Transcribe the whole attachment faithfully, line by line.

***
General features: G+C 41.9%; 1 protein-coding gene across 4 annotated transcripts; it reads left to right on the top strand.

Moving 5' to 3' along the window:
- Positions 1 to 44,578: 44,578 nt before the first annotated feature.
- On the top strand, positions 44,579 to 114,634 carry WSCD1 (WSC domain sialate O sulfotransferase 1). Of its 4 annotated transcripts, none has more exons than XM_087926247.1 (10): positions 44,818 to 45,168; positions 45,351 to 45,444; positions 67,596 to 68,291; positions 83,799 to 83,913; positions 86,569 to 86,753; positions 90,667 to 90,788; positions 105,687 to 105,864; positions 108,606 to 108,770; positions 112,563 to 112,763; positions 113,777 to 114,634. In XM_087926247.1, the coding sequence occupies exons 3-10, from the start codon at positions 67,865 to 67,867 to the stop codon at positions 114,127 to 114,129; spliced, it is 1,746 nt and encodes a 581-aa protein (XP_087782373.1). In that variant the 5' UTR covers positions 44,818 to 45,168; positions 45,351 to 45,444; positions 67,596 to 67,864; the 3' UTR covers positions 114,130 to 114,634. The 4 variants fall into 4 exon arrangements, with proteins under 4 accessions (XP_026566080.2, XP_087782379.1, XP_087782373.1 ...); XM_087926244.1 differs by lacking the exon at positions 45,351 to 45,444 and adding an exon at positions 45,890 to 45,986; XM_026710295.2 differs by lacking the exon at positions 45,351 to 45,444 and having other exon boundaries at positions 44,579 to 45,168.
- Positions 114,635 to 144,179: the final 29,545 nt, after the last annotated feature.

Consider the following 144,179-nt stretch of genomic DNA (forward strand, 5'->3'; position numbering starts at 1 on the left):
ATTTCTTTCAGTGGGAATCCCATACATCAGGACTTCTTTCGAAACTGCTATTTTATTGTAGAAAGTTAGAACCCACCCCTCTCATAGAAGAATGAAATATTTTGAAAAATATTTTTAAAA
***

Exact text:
General features: G+C 41.9%; 1 protein-coding gene across 4 annotated transcripts; it reads left to right on the top strand.

Moving 5' to 3' along the window:
- Positions 1 to 44,578: 44,578 nt before the first annotated feature.
- On the top strand, positions 44,579 to 114,634 carry WSCD1 (WSC domain sialate O sulfotransferase 1). Of its 4 annotated transcripts, none has more exons than XM_087926247.1 (10): positions 44,818 to 45,168; positions 45,351 to 45,444; positions 67,596 to 68,291; positions 83,799 to 83,913; positions 86,569 to 86,753; positions 90,667 to 90,788; positions 105,687 to 105,864; positions 108,606 to 108,770; positions 112,563 to 112,763; positions 113,777 to 114,634. In XM_087926247.1, the coding sequence occupies exons 3-10, from the start codon at positions 67,865 to 67,867 to the stop codon at positions 114,127 to 114,129; spliced, it is 1,746 nt and encodes a 581-aa protein (XP_087782373.1). In that variant the 5' UTR covers positions 44,818 to 45,168; positions 45,351 to 45,444; positions 67,596 to 67,864; the 3' UTR covers positions 114,130 to 114,634. The 4 variants fall into 4 exon arrangements, with proteins under 4 accessions (XP_026566080.2, XP_087782379.1, XP_087782373.1 ...); XM_087926244.1 differs by lacking the exon at positions 45,351 to 45,444 and adding an exon at positions 45,890 to 45,986; XM_026710295.2 differs by lacking the exon at positions 45,351 to 45,444 and having other exon boundaries at positions 44,579 to 45,168.
- Positions 114,635 to 144,179: the final 29,545 nt, after the last annotated feature.

Consider the following 144,179-nt stretch of genomic DNA (forward strand, 5'->3'; position numbering starts at 1 on the left):
ATTTCTTTCAGTGGGAATCCCATACATCAGGACTTCTTTCGAAACTGCTATTTTATTGTAGAAAGTTAGAACCCACCCCTCTCATAGAAGAATGAAATATTTTGAAAAATATTTTTAAAA